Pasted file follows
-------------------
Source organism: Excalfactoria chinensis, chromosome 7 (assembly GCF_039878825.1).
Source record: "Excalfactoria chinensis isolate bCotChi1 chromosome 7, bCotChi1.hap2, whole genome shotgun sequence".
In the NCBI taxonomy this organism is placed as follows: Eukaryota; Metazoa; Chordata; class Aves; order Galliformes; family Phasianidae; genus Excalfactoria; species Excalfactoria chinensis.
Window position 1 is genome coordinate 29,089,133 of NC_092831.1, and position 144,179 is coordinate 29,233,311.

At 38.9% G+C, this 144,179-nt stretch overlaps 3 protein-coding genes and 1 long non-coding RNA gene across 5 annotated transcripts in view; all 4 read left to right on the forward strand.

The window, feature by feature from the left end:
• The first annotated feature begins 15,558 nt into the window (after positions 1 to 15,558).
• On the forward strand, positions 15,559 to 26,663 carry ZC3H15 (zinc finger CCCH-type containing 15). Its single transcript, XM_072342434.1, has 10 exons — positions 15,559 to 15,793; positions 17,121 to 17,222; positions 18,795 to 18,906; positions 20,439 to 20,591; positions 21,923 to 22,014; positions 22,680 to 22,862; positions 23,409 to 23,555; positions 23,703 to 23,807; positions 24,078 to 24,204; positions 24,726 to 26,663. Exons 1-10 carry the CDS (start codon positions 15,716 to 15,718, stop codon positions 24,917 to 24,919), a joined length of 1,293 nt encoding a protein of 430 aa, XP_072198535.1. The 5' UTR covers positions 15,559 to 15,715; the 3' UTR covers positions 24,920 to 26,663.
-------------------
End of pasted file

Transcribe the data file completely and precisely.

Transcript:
Source organism: Excalfactoria chinensis, chromosome 7 (assembly GCF_039878825.1).
Source record: "Excalfactoria chinensis isolate bCotChi1 chromosome 7, bCotChi1.hap2, whole genome shotgun sequence".
In the NCBI taxonomy this organism is placed as follows: Eukaryota; Metazoa; Chordata; class Aves; order Galliformes; family Phasianidae; genus Excalfactoria; species Excalfactoria chinensis.
Window position 1 is genome coordinate 29,089,133 of NC_092831.1, and position 144,179 is coordinate 29,233,311.

At 38.9% G+C, this 144,179-nt stretch overlaps 3 protein-coding genes and 1 long non-coding RNA gene across 5 annotated transcripts in view; all 4 read left to right on the forward strand.

The window, feature by feature from the left end:
• The first annotated feature begins 15,558 nt into the window (after positions 1 to 15,558).
• On the forward strand, positions 15,559 to 26,663 carry ZC3H15 (zinc finger CCCH-type containing 15). Its single transcript, XM_072342434.1, has 10 exons — positions 15,559 to 15,793; positions 17,121 to 17,222; positions 18,795 to 18,906; positions 20,439 to 20,591; positions 21,923 to 22,014; positions 22,680 to 22,862; positions 23,409 to 23,555; positions 23,703 to 23,807; positions 24,078 to 24,204; positions 24,726 to 26,663. Exons 1-10 carry the CDS (start codon positions 15,716 to 15,718, stop codon positions 24,917 to 24,919), a joined length of 1,293 nt encoding a protein of 430 aa, XP_072198535.1. The 5' UTR covers positions 15,559 to 15,715; the 3' UTR covers positions 24,920 to 26,663.